One player I admired throughout my life was Lou Gehrig. This is despite my distaste for all things New York Yankee as he was one stalwart who seemed to share the same innocent love of the game that the fans had. His story was also a tragedy as he was cut down too soon by an ailment that would become synonymous with him.
In Iron Horse, author Ray Robinson has brought together a great portrait of Gehrig through interviews with friends, fellow ballplayers, and writers through the years. He interviewed many people who knew Gehrig personally and professionally.
This is not the hero-worshiping portrayal of Gehrig tainted by the need for patriotism and heroism as depicted in Pride of the Yankees. Instead, Robinson puts Lou out there with his good points and bad for all the world to see. Fans of the star come away with both a deeper understanding and appreciation for the man who held the record for most consecutive games played in the major leagues until Cal Ripken Jr. broke it in 1995. Up until that time, it was thought to be a record that would stand forever.
Gehrig was born to German immigrant parents who had lost three other children – two girls and another boy. The only surviving child, it is well-chronicled what a “Mama’s boy” Gehrig was throughout most of his life. His mother was even known to have gone on road trips with him and the Yankees, a situation the players didn’t mind since she would generally bring delicious delicacies from her kitchen.
Gehrig grew up in a few places around New York City and played stickball with his friends before going on to play both football and baseball for the High School of Commerce and Columbia University. Not a son of privilege, he always felt the sting of social rejection from Columbia, despite the fact they tried to claim him as one of their own in later years.
It was his parent’s poor health that propelled him to give up his (mother’s) dreams of academia and sign for the Yankees. Continuously in the shadow of the great Babe Ruth, he put up staggering numbers year after year in terms of statistics for hitting. Reading the numbers now in considering what is termed “having a good year” for the current crop of ballplayers, Gehrig’s statistics are almost unimaginable. His career batting average came in at .340 and he still holds the record for most career grand slams at 23.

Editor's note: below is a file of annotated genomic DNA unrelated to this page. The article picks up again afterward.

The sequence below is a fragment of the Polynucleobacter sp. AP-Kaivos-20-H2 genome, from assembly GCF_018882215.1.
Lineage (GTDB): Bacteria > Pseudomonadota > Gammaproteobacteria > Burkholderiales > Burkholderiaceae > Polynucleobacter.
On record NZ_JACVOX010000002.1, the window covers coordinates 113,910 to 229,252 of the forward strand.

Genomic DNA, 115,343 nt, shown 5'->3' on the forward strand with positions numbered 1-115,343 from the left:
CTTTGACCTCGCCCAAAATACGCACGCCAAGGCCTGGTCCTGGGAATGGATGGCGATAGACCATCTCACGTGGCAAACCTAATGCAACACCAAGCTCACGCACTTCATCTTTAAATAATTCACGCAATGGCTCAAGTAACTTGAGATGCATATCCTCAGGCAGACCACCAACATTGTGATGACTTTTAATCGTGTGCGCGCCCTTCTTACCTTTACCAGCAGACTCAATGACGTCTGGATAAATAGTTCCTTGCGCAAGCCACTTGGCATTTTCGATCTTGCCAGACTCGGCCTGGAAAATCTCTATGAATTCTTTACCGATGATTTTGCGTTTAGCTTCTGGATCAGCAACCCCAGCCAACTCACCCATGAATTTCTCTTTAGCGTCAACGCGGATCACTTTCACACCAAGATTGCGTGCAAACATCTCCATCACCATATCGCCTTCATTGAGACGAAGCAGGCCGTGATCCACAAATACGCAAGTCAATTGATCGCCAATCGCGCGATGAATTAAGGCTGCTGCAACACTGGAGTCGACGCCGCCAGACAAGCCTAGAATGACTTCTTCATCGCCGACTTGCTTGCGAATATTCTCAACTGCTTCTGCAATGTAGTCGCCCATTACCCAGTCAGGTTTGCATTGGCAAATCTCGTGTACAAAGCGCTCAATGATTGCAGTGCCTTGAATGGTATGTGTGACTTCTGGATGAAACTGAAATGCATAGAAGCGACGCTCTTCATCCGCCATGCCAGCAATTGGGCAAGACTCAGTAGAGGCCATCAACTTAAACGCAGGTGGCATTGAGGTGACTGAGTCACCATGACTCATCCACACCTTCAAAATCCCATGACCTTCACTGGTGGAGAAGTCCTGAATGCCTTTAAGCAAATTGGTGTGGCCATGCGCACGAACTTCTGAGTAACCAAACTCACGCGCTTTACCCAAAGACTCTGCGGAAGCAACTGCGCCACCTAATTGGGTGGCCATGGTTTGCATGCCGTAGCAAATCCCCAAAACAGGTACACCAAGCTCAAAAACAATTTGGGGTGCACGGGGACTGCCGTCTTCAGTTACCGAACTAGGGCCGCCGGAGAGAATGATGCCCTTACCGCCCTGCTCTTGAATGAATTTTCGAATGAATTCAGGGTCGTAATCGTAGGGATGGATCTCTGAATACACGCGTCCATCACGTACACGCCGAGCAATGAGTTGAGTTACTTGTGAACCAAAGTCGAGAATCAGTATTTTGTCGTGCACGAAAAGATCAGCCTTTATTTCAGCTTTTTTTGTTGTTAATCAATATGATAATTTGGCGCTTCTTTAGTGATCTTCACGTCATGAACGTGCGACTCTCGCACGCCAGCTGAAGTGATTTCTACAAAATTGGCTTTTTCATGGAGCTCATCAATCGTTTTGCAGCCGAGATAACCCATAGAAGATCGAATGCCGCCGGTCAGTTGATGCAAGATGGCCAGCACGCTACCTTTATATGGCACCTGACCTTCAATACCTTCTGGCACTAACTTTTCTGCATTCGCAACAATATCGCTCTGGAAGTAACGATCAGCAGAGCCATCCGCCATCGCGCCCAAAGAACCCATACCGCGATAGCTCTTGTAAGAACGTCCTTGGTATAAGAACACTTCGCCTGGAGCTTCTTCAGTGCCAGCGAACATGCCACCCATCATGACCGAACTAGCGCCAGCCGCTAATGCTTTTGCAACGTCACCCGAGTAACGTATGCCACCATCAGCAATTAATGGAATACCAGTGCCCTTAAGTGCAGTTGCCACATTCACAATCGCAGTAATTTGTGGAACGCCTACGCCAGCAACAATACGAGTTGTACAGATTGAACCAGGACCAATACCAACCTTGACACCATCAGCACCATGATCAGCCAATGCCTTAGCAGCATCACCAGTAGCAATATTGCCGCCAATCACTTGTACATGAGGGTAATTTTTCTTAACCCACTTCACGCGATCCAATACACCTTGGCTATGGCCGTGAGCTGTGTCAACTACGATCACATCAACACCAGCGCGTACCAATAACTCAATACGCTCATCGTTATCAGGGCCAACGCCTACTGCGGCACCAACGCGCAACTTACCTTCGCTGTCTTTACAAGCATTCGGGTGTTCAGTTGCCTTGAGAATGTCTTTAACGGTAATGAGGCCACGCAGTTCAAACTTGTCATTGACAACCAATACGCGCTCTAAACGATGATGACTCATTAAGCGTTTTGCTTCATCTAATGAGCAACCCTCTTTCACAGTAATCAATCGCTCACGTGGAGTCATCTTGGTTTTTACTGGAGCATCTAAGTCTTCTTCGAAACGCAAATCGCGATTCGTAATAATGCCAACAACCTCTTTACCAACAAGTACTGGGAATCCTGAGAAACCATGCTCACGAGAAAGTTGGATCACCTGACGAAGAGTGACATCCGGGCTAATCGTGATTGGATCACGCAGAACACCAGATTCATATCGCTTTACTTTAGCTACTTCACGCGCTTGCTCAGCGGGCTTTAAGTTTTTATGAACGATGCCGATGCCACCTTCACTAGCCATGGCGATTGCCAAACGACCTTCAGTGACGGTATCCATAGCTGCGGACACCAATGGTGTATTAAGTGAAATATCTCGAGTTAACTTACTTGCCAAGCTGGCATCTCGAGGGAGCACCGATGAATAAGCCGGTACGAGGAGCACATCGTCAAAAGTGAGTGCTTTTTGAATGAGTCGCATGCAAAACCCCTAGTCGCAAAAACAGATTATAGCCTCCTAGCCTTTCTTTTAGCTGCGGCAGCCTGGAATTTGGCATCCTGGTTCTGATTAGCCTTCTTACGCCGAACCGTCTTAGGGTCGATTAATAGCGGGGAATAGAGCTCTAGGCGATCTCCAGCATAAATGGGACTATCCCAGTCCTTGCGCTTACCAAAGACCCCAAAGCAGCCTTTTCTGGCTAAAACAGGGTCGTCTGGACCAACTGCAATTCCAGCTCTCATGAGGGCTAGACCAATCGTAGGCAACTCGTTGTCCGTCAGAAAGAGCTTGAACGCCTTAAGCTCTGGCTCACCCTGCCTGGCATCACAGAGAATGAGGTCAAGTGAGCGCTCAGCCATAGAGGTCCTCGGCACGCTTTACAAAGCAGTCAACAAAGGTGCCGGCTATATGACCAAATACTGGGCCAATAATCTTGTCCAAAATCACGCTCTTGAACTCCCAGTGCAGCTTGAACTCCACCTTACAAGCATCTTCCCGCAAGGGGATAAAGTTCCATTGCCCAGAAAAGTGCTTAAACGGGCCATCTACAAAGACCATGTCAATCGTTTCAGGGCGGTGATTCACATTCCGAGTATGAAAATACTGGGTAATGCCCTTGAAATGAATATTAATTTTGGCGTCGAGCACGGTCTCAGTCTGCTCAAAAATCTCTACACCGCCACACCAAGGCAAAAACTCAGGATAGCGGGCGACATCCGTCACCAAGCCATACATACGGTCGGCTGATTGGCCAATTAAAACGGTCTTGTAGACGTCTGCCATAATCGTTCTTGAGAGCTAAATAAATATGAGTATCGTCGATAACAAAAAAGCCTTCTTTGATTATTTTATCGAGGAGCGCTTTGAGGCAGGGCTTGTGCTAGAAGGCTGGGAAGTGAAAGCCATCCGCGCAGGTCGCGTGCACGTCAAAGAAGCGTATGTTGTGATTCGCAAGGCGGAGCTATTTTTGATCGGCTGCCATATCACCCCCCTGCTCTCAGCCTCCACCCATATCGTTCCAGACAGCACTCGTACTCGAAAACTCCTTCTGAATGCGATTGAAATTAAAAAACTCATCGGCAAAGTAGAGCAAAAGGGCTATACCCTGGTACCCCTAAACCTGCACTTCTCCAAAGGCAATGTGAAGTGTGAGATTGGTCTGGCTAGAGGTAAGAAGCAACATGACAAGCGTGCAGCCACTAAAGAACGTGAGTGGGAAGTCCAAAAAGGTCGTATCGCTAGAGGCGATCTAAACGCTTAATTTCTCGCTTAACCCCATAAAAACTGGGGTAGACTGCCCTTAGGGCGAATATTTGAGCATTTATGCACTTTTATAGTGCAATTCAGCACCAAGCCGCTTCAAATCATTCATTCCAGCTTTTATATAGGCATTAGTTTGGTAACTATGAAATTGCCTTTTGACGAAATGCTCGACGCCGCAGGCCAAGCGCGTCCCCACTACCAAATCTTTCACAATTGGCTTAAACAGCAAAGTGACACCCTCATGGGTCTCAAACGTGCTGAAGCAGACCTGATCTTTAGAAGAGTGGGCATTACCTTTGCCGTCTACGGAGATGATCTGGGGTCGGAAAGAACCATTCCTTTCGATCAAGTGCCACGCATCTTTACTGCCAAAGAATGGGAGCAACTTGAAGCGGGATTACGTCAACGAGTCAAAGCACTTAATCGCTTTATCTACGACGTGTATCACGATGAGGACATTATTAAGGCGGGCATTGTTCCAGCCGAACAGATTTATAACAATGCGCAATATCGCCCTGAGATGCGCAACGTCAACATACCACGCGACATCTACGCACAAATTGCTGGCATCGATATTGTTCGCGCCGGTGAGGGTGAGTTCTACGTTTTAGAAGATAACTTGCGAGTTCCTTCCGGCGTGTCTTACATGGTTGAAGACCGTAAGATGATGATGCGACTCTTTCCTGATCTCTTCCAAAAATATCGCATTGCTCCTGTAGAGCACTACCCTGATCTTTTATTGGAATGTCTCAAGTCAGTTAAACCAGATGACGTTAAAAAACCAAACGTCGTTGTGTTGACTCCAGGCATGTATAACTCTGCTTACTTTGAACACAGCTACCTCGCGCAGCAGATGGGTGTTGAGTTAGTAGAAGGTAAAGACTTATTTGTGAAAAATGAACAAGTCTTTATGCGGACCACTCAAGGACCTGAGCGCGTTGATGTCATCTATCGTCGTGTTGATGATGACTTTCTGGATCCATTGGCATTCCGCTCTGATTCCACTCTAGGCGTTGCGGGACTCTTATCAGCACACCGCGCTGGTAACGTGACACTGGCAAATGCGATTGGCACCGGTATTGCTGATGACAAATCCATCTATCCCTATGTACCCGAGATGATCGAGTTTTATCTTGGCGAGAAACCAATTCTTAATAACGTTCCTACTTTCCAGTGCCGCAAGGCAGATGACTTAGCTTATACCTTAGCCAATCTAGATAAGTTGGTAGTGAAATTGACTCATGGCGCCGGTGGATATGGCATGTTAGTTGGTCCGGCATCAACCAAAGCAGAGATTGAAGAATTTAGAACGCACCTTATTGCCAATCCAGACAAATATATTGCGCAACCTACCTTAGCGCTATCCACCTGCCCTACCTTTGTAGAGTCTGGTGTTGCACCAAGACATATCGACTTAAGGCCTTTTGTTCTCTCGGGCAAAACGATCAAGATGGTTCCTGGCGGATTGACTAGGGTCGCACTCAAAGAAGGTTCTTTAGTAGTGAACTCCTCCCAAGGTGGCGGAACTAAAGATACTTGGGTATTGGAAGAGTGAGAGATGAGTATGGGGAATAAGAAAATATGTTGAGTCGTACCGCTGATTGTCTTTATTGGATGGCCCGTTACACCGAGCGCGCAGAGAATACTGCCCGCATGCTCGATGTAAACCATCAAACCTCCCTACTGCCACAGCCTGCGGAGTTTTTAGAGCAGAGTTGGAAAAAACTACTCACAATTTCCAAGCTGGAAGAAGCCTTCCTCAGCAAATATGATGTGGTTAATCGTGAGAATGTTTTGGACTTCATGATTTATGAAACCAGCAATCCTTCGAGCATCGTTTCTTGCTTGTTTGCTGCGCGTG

But off the field, Robinson paints a portrait of an insecure man who was sometimes a cry-baby before he matured in later years. Early in his career, it was not uncommon at times to hear him sobbing on the Yankee bench due to his perception of himself as a “failure” for not getting a clutch hit or making an error. Manager Miller Huggins often had to cajole him or nurse him along.
He was socially insecure as well, and a domineering mother didn’t help in that department. It wasn’t until he was 28 that he had his first serious girlfriend. She was the woman he would later marry, Eleanor Twitchell, but his mother never really accepted her and didn’t attend the wedding. She did (forcibly) attend a party afterward where she had threatened to make a scene. It was only the intervention of a friend that probably prevented a blow-up that would have forced Lou to keep her out of his life permanently, although she still exuded a certain influence. When he and Eleanor talked about adoption in the face of their having no children, it was Mama Gehrig’s loud and very public protests that squashed that idea.
His relationship with his fellow players also was uneven. The players that knew him and allowed for his social awkwardness seemed to genuinely like the man. Others thought him aloof, cold, distant, or even harboring a grudge. His relationship with Babe Ruth, whom he followed in the line-up, seemed to be cozy for many years despite the differences in personality. Robinson tries to make the argument that there must have been some resentment by Lou toward Babe since it seemed he was constantly being overshadowed by him. The case is made that the reason for this probably had more to do with the Babe’s larger-than-life personality versus Lou’s awkwardness, but there’s no real evidence that the resentment existed except for maybe a couple of incidents Robinson details. Those, however, can easily be interpreted a different way and it’s easy to believe that the fierce competitor Lou didn’t allow for a selfish look at his own statistics and publicity. Being as shy as he was, would he really care about getting the headlines anyway?
If there is one problem with Iron Horse it is that it focuses too much on the technical and statistical aspects of Gehrig’s life and not on the personal. It is not until almost 200 pages into Iron Horse that his wife Eleanor makes her first appearance. Since they were married for the final10 years of his 38 years of life, that’s a significant portion that seems to get less depth than the rest of Lou’s life. This is especially true when I’d like to read more about the contrast in their actual life versus what was shown in Pride of the Yankees.
Still, Robinson has assembled a good collection of stories about Lou from sources he lists in his acknowledgments, although the book is not footnoted. It’s a bit of a dry read and I had to put it down and pick it up a few times to get through it again after all these years. It’s worth it, as Iron Horse is a good portrait of a player I have admired for years, warts and all.
Categories: Book Reviews